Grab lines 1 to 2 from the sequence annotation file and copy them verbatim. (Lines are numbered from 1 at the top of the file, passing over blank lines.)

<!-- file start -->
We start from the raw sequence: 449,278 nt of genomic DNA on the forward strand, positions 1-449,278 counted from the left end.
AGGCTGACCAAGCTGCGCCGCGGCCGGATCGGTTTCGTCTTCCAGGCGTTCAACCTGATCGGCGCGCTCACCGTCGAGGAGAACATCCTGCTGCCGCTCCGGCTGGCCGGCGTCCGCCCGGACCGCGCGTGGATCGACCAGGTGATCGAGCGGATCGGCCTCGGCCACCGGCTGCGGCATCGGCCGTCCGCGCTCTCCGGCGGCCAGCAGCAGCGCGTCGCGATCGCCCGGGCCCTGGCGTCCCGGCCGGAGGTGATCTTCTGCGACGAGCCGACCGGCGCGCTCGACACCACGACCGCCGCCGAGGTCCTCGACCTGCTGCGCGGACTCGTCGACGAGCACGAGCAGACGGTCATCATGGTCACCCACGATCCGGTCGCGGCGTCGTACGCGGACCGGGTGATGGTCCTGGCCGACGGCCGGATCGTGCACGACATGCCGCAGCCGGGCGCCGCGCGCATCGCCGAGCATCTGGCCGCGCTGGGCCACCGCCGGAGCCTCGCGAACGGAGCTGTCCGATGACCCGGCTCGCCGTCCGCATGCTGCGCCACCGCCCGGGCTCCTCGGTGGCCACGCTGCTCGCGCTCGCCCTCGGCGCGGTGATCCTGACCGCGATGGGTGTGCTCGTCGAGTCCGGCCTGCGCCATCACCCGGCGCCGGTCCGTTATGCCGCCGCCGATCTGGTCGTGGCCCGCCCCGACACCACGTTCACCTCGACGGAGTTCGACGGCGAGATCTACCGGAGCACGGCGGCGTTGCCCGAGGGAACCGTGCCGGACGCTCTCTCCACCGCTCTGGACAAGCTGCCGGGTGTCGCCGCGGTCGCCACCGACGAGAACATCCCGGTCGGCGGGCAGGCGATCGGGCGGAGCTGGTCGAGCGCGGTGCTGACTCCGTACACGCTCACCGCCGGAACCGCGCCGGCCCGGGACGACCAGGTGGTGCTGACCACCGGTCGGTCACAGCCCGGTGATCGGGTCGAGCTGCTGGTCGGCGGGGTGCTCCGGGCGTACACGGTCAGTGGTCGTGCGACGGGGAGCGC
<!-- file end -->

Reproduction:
We start from the raw sequence: 449,278 nt of genomic DNA on the forward strand, positions 1-449,278 counted from the left end.
AGGCTGACCAAGCTGCGCCGCGGCCGGATCGGTTTCGTCTTCCAGGCGTTCAACCTGATCGGCGCGCTCACCGTCGAGGAGAACATCCTGCTGCCGCTCCGGCTGGCCGGCGTCCGCCCGGACCGCGCGTGGATCGACCAGGTGATCGAGCGGATCGGCCTCGGCCACCGGCTGCGGCATCGGCCGTCCGCGCTCTCCGGCGGCCAGCAGCAGCGCGTCGCGATCGCCCGGGCCCTGGCGTCCCGGCCGGAGGTGATCTTCTGCGACGAGCCGACCGGCGCGCTCGACACCACGACCGCCGCCGAGGTCCTCGACCTGCTGCGCGGACTCGTCGACGAGCACGAGCAGACGGTCATCATGGTCACCCACGATCCGGTCGCGGCGTCGTACGCGGACCGGGTGATGGTCCTGGCCGACGGCCGGATCGTGCACGACATGCCGCAGCCGGGCGCCGCGCGCATCGCCGAGCATCTGGCCGCGCTGGGCCACCGCCGGAGCCTCGCGAACGGAGCTGTCCGATGACCCGGCTCGCCGTCCGCATGCTGCGCCACCGCCCGGGCTCCTCGGTGGCCACGCTGCTCGCGCTCGCCCTCGGCGCGGTGATCCTGACCGCGATGGGTGTGCTCGTCGAGTCCGGCCTGCGCCATCACCCGGCGCCGGTCCGTTATGCCGCCGCCGATCTGGTCGTGGCCCGCCCCGACACCACGTTCACCTCGACGGAGTTCGACGGCGAGATCTACCGGAGCACGGCGGCGTTGCCCGAGGGAACCGTGCCGGACGCTCTCTCCACCGCTCTGGACAAGCTGCCGGGTGTCGCCGCGGTCGCCACCGACGAGAACATCCCGGTCGGCGGGCAGGCGATCGGGCGGAGCTGGTCGAGCGCGGTGCTGACTCCGTACACGCTCACCGCCGGAACCGCGCCGGCCCGGGACGACCAGGTGGTGCTGACCACCGGTCGGTCACAGCCCGGTGATCGGGTCGAGCTGCTGGTCGGCGGGGTGCTCCGGGCGTACACGGTCAGTGGTCGTGCGACGGGGAGCGC